INDIANAPOLIS — Sarah Vitale, who leads the activist group Muncie Resists, shares what went through her mind after hearing Derek Chauvin was found guilty of murdering George Floyd.
"The first thing that came to my head was, "Thank God." I was extremely relieved. We all watched Derek Chauvin murder George Floyd and we had to watch it several times again during the trial," Vitale said. "I think a lot of us were preparing for a different verdict because of how often police are exonerated for murdering Black and Brown people in this country."
Vitale believes protests that happened across the country and around the world after George Floyd was murdered last May, have created an atmosphere where police officers will be held accountable for their actions.
"I think that there has been an awakening and the beginning of some sort of reckoning," she said. "That reckoning isn't just for cases that make international headlines. There are police officers in our community who are going to stand trial for excessive force.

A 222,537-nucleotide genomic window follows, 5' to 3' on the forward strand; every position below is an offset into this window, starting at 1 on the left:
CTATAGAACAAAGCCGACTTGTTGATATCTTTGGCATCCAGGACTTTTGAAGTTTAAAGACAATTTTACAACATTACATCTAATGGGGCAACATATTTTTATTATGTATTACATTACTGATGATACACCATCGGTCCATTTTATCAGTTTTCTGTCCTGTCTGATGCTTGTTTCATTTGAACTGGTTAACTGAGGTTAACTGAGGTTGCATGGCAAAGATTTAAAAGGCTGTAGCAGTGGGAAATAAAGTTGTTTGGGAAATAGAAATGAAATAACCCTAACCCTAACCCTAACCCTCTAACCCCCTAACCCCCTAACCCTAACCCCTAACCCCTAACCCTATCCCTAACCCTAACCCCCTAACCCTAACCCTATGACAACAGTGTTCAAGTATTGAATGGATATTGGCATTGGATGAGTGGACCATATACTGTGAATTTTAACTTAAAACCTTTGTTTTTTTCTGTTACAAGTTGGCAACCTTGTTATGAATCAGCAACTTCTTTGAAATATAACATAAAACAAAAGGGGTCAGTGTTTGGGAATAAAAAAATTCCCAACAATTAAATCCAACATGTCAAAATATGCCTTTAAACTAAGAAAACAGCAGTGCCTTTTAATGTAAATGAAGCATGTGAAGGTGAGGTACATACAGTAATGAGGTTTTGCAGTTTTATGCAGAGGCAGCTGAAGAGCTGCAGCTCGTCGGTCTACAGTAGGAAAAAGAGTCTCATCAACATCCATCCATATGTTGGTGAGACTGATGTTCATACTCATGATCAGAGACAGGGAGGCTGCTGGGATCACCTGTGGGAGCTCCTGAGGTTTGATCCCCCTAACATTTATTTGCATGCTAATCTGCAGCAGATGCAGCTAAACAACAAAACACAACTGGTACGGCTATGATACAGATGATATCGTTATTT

WRTV Investigates has reported extensively on Muncie Police Officers recently charged for excessive force.
Court documents said they were kicking, punching, and tasing those getting arrested without justification. If all of that is proven to be true, Vitale suggests holding them accountable is the best thing for the Muncie community.
"I think that this is showing a possibility of moving forward, of reconciliation, of improved relations," Vitale said.
Like many groups throughout the nation, Muncie Resists continues to call for the same police reforms they protested for over the summer. This includes reducing the budget for law enforcement.
"The message of defund the police has been confusing to many, but the police should not be the first line of response in so many of the cases they are. I'm not saying we don't need police but in several settings, we need mental health practitioners, social workers and those organizations need to be funded," Vitale said.